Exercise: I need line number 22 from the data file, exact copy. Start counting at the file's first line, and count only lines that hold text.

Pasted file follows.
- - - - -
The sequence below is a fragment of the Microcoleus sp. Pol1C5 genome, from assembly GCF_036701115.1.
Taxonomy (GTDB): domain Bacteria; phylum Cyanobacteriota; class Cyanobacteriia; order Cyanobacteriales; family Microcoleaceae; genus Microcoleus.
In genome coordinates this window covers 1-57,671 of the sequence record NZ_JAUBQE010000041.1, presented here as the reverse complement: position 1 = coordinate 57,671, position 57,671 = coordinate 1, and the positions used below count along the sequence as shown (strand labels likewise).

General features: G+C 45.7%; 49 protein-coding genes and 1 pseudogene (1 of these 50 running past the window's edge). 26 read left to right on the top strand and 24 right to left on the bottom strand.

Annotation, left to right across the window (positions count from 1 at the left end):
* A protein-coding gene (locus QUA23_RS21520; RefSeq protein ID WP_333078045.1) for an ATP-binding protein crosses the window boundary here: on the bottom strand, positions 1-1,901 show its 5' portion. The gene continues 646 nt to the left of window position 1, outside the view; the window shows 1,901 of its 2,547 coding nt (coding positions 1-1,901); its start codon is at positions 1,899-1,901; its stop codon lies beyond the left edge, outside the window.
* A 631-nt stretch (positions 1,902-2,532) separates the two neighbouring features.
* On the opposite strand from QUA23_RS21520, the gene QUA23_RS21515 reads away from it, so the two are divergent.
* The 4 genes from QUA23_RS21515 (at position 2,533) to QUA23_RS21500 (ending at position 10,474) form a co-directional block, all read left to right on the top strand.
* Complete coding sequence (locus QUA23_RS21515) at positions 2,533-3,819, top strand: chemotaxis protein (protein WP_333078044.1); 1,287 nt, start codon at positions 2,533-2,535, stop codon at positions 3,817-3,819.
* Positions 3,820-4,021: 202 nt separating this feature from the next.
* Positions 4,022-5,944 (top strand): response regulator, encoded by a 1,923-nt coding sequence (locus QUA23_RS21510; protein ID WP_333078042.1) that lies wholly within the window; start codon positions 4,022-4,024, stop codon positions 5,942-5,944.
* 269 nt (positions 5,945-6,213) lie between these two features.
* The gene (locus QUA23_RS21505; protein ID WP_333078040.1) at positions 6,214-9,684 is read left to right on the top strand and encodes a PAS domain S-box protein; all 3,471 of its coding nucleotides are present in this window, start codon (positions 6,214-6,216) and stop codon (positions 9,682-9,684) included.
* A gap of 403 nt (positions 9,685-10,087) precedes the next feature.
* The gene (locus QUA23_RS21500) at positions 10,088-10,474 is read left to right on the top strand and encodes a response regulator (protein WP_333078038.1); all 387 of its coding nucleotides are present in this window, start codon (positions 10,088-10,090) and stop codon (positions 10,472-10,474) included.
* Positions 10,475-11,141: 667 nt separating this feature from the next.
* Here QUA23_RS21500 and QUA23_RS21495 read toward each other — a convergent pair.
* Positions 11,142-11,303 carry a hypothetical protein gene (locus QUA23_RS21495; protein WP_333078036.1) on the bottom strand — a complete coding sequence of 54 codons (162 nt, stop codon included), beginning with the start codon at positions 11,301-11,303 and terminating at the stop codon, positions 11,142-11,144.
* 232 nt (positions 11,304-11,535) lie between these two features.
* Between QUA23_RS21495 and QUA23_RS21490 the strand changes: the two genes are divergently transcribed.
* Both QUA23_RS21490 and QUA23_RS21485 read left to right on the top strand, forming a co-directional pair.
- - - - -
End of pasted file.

* Both QUA23_RS21490 and QUA23_RS21485 read left to right on the top strand, forming a co-directional pair.